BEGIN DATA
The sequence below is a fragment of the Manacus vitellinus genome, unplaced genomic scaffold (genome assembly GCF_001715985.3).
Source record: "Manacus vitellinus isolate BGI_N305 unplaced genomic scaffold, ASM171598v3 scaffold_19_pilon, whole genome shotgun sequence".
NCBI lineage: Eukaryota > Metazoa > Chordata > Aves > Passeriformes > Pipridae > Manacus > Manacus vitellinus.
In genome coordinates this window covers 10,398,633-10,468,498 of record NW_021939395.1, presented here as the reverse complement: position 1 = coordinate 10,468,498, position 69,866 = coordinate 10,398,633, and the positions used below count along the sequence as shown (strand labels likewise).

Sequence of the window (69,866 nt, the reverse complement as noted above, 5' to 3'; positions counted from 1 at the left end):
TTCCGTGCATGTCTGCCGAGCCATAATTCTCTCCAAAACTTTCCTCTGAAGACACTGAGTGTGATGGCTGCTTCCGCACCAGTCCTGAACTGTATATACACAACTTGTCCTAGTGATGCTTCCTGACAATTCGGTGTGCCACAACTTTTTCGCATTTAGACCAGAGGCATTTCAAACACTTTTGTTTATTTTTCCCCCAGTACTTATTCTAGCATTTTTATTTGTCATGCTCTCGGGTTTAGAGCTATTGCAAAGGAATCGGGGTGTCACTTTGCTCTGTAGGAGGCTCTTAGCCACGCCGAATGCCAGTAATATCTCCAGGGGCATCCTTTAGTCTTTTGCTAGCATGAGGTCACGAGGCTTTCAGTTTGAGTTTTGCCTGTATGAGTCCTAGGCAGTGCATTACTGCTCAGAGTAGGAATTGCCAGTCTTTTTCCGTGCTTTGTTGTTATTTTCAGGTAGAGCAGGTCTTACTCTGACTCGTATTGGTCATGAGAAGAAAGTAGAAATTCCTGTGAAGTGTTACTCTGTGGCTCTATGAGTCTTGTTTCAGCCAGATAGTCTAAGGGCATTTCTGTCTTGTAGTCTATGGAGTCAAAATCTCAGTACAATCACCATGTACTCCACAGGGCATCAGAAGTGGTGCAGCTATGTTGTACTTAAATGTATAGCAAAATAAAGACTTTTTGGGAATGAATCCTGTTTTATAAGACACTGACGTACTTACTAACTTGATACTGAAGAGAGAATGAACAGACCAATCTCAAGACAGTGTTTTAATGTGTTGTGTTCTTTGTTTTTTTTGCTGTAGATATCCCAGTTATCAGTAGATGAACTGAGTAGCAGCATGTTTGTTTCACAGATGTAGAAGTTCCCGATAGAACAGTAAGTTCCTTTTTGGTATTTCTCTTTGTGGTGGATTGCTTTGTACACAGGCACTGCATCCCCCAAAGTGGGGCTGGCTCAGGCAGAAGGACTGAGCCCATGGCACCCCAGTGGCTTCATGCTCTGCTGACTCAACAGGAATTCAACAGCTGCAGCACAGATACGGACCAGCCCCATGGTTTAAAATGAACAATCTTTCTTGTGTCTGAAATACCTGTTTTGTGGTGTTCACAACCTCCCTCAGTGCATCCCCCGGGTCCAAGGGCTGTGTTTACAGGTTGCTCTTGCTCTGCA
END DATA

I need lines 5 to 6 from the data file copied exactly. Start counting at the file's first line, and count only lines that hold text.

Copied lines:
Sequence of the window (69,866 nt, the reverse complement as noted above, 5' to 3'; positions counted from 1 at the left end):
TTCCGTGCATGTCTGCCGAGCCATAATTCTCTCCAAAACTTTCCTCTGAAGACACTGAGTGTGATGGCTGCTTCCGCACCAGTCCTGAACTGTATATACACAACTTGTCCTAGTGATGCTTCCTGACAATTCGGTGTGCCACAACTTTTTCGCATTTAGACCAGAGGCATTTCAAACACTTTTGTTTATTTTTCCCCCAGTACTTATTCTAGCATTTTTATTTGTCATGCTCTCGGGTTTAGAGCTATTGCAAAGGAATCGGGGTGTCACTTTGCTCTGTAGGAGGCTCTTAGCCACGCCGAATGCCAGTAATATCTCCAGGGGCATCCTTTAGTCTTTTGCTAGCATGAGGTCACGAGGCTTTCAGTTTGAGTTTTGCCTGTATGAGTCCTAGGCAGTGCATTACTGCTCAGAGTAGGAATTGCCAGTCTTTTTCCGTGCTTTGTTGTTATTTTCAGGTAGAGCAGGTCTTACTCTGACTCGTATTGGTCATGAGAAGAAAGTAGAAATTCCTGTGAAGTGTTACTCTGTGGCTCTATGAGTCTTGTTTCAGCCAGATAGTCTAAGGGCATTTCTGTCTTGTAGTCTATGGAGTCAAAATCTCAGTACAATCACCATGTACTCCACAGGGCATCAGAAGTGGTGCAGCTATGTTGTACTTAAATGTATAGCAAAATAAAGACTTTTTGGGAATGAATCCTGTTTTATAAGACACTGACGTACTTACTAACTTGATACTGAAGAGAGAATGAACAGACCAATCTCAAGACAGTGTTTTAATGTGTTGTGTTCTTTGTTTTTTTTGCTGTAGATATCCCAGTTATCAGTAGATGAACTGAGTAGCAGCATGTTTGTTTCACAGATGTAGAAGTTCCCGATAGAACAGTAAGTTCCTTTTTGGTATTTCTCTTTGTGGTGGATTGCTTTGTACACAGGCACTGCATCCCCCAAAGTGGGGCTGGCTCAGGCAGAAGGACTGAGCCCATGGCACCCCAGTGGCTTCATGCTCTGCTGACTCAACAGGAATTCAACAGCTGCAGCACAGATACGGACCAGCCCCATGGTTTAAAATGAACAATCTTTCTTGTGTCTGAAATACCTGTTTTGTGGTGTTCACAACCTCCCTCAGTGCATCCCCCGGGTCCAAGGGCTGTGTTTACAGGTTGCTCTTGCTCTGCA